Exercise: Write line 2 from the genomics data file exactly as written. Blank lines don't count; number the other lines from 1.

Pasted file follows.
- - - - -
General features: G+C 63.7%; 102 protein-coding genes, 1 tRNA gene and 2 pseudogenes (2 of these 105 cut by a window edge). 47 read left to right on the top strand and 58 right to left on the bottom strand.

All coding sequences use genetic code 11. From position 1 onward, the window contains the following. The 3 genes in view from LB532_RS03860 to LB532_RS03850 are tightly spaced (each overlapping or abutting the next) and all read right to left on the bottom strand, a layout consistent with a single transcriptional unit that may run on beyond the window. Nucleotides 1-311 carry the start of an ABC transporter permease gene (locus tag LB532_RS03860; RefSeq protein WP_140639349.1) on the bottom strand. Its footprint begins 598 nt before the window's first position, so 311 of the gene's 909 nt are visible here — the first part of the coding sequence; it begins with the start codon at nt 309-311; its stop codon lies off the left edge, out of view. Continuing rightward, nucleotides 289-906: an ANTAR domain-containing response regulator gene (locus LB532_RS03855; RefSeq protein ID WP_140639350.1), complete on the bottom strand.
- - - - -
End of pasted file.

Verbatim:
All coding sequences use genetic code 11. From position 1 onward, the window contains the following. The 3 genes in view from LB532_RS03860 to LB532_RS03850 are tightly spaced (each overlapping or abutting the next) and all read right to left on the bottom strand, a layout consistent with a single transcriptional unit that may run on beyond the window. Nucleotides 1-311 carry the start of an ABC transporter permease gene (locus tag LB532_RS03860; RefSeq protein WP_140639349.1) on the bottom strand. Its footprint begins 598 nt before the window's first position, so 311 of the gene's 909 nt are visible here — the first part of the coding sequence; it begins with the start codon at nt 309-311; its stop codon lies off the left edge, out of view. Continuing rightward, nucleotides 289-906: an ANTAR domain-containing response regulator gene (locus LB532_RS03855; RefSeq protein ID WP_140639350.1), complete on the bottom strand.